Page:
Queen Giovanna remembers:
“The small bunker built next to the palace miraculously saved us. Many of the articles that were reminders of so greatly memorable things, including my books, perished. The engagement ring I had given to Boris in San Rossore was also lost, and I could not take comfort in that. The ring was found strangely and luckily by a gardener who brought it to me in a pouch. My brother-in-law Kyril gave proof of extraordinary courage in this case. He saved the old wing of the palace, built almost entirely of wood, from the flames, defusing an incendiary bomb before it exploded.”
The coup d’etat on September 9th, 1944, was carried out by members of the army – the Bulgarian Communist Party impersonated by the Fatherland Front, founded with the blessing of Moscow. On the same day, the Red Army invaded the Kingdom and seized Bulgaria, although it has never declared war on the USSR. A monstrous terror is raging in the country. The Queen Mother, the young King, and his sister are bound to share captives’ life in the Vrana Palace. Due to the destruction of the new building, they settled in the hunting lodge of King Ferdinand. Prince Kyril and Princess Eudoxia got under arrest. The Prince was brought to Moscow and held there until his death sentence was handed, on February 1st, 1945.
New, unknown people arrive in Vrana, armed with rifles and Schmeisers assigned to replace the guards and servants in the palace. These are dangerous and uncertain days for the Royal Family. The Queen writes:
“This spring at Vrana, US Senator Baldridge came to see us with a letter from my mother. He had visited my parents at Villa Maria Pia […] I had to be careful not to arouse suspicion of collaboration with the Allied Control Commission. I know that General Robertson warned the government in Sofia and the Soviet authorities that the United States would declare to world public opinion the abolition of the Royal Family and its eventual “disappearance” in Russia. The British also joined the statement.”
Not far from Vrana are units of the Soviet Army. “Soldiers in groups passed by and came openly to hunt game, killing it with machine guns. In this way, the park resounded with slopes and projectile shots. These “accidental” shootings could also look for objects “accidental.”  So, once a “random” bullet fell into the room of the young King. One day a Soviet officer arrived to announce that Marshal Tolbukhin, commander of the Third Ukrainian Front, and a group of generals wish to visit the palace. The Queen replied that she was expecting them. The meeting never took place because, realizing that the Royal Family was there, the generals gave up their intention. They had thought the palace was an uninhabited monument.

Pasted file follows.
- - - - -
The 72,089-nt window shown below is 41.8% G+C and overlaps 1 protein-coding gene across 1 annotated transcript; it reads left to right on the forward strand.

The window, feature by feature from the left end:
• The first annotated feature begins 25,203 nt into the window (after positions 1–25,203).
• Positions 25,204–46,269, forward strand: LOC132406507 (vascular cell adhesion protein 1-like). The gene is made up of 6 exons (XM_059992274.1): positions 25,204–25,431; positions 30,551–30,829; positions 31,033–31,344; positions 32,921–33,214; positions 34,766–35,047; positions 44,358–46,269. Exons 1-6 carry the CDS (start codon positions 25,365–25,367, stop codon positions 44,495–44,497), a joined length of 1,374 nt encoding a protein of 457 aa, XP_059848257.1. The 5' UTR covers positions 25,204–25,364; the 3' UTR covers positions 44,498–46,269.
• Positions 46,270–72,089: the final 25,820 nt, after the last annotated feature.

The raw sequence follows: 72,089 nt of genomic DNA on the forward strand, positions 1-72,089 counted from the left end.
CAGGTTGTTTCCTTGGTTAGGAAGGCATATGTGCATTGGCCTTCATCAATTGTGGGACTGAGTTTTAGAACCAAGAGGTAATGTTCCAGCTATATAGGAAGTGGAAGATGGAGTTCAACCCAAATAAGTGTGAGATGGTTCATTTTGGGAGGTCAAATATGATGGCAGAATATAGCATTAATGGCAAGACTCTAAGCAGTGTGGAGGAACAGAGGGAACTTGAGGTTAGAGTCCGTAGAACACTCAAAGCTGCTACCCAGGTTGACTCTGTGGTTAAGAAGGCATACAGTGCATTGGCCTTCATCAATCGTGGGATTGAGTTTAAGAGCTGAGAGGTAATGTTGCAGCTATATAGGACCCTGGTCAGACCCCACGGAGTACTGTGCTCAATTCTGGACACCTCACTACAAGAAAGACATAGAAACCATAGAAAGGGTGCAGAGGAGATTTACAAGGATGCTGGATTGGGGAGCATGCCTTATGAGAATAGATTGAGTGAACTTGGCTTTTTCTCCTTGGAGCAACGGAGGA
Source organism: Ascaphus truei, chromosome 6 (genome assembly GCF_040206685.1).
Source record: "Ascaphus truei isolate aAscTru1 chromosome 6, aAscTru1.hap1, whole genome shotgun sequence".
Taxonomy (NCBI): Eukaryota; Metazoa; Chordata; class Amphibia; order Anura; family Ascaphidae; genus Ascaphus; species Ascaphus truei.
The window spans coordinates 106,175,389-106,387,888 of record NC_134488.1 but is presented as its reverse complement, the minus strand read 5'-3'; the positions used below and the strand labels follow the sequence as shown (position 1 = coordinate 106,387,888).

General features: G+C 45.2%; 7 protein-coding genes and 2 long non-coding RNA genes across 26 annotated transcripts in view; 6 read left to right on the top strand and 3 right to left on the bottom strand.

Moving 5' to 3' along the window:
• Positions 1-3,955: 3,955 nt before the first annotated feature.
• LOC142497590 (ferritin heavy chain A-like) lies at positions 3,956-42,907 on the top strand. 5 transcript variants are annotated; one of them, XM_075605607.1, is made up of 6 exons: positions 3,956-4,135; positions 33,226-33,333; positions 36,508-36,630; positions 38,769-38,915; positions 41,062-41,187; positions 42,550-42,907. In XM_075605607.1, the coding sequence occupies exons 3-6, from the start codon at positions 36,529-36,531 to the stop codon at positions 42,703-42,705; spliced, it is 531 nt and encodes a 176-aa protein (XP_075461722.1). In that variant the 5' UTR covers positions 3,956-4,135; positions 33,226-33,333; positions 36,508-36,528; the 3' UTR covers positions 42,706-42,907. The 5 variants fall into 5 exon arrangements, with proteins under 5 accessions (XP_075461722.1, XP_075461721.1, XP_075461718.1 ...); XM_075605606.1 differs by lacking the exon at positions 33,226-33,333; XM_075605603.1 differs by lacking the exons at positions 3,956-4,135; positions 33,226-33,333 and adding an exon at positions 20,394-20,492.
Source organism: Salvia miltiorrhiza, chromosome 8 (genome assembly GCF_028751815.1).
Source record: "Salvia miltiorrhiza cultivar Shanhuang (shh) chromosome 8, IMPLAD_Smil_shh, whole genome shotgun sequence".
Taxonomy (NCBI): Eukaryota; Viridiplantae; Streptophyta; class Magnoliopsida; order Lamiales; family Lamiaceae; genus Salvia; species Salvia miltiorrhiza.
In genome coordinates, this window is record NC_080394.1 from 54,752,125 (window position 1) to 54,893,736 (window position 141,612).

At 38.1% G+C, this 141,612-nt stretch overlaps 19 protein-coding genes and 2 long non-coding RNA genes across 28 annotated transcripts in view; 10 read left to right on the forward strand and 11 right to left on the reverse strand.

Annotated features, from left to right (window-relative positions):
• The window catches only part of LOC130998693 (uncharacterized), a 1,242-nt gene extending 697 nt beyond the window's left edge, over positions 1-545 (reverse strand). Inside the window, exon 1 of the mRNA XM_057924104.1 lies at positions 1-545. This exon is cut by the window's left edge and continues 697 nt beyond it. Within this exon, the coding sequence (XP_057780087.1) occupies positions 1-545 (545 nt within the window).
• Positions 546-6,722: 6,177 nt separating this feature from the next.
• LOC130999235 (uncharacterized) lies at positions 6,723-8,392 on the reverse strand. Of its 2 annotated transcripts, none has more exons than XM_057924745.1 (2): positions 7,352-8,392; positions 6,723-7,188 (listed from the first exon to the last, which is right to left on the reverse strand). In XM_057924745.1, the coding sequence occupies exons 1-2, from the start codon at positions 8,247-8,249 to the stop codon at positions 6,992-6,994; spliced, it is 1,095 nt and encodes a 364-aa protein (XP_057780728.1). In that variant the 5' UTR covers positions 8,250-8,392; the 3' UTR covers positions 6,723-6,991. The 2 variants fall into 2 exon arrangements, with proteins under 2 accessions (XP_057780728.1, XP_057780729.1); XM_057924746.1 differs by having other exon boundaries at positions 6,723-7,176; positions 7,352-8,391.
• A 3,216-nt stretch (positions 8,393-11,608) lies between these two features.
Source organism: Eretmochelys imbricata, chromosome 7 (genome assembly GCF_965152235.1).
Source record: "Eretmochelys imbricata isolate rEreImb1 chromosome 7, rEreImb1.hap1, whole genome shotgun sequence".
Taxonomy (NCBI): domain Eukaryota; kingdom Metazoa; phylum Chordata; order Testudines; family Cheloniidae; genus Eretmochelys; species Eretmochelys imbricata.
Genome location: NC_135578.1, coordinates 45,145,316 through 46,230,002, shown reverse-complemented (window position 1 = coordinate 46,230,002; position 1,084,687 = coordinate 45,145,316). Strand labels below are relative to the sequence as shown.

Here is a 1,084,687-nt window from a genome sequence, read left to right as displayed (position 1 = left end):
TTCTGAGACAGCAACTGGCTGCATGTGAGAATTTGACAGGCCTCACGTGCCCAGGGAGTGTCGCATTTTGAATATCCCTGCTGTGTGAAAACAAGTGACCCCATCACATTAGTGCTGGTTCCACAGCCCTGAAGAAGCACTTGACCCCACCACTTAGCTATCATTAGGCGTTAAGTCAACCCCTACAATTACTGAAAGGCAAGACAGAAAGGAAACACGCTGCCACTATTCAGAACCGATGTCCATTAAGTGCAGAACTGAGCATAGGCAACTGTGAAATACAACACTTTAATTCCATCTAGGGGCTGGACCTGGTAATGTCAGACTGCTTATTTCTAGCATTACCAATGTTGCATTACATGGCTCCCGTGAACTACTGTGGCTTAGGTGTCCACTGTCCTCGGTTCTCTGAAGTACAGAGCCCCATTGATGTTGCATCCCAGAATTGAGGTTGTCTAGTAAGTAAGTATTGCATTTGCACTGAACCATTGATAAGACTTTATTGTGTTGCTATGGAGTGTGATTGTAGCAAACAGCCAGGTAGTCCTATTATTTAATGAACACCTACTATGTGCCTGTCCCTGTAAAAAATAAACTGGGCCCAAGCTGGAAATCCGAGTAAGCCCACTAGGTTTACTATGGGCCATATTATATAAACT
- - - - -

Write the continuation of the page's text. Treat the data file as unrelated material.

In April 1946, by order of Georgi Dimitrov, the body of the late King Boris was removed from the modest tomb facing the South Altar in the Rila Monastery church. In the early hours of the same day, the remains were brought by truck to Vrana. Queen Giovanna and her children have been awakened up and compelled to attend the second burial of the coffin in the palace park. Shortly afterward, the Queen began building a small chapel over the new tomb of her late husband. The chapel was completed days before the Royal Family left the country. In 1954, by order of the then General Secretary of the Central Committee of the Bulgarian Communist Party, Valko Chervenkov, who lived in the palace at the time, the chapel was blown up. The remains disappeared. Since then, no one is willing to reveal the truth about what has happened.
A referendum on the monarchy’s abolishment took place on September 8th, 1946. On September 15th this year, Bulgaria has been proclaimed a People’s Republic. The Royal Family had to leave the country. The last day of the Royal Family in Vrana – September 16th, 1946, is described in the memoirs of Reserve Major Razsukanov, as follows:
“I got up early in the morning, and at 7 am, I went first to the railway station in Kazichene– to check if the train was ready and if there were enough beds, linen, utensils. I learned from Mr. Petkov, the train’s chief, that the departure of Kazichene had been fixed for 4:48 pm, that the engine would probably be at the Svilengrad border station at 11 pm, and in Constantinople by the morning. I also learned that the steamer to Egypt would leave at 11 o’clock before noontime, but if necessary, there would be a delay to wait for the Queen. […]
From the railway station, I went to the Ministry of Foreign Affairs where, together with the Secretary-General and the Minister, we determined the travel expenses for the Queen, the Princess, and the persons accompanying them. The entire amount was not paid by the government but provided from the privy purse, i. e., the Queen herself. The state did not give a single lev for the travel and subsistence. After withdrawing the specified amount from the National Bank, I returned to the ministry to get the passports of all travelers.
Then I went to Vrana. I handed over the money to them, and we agreed with Miss Stoyanova and Miss Doseva to send them to the border. At that time, Bogdanov came with two companions, Lieutenant Hristov and Razvigorov. The latter (son of the cleric who blew up the church of St. Nedelya), not finding General Marholev, caught me walking and talking. At that time, all the staff of Vrana Palace was bidding farewell to the Royal Family. Most cried – a long, arduous, and painful parting …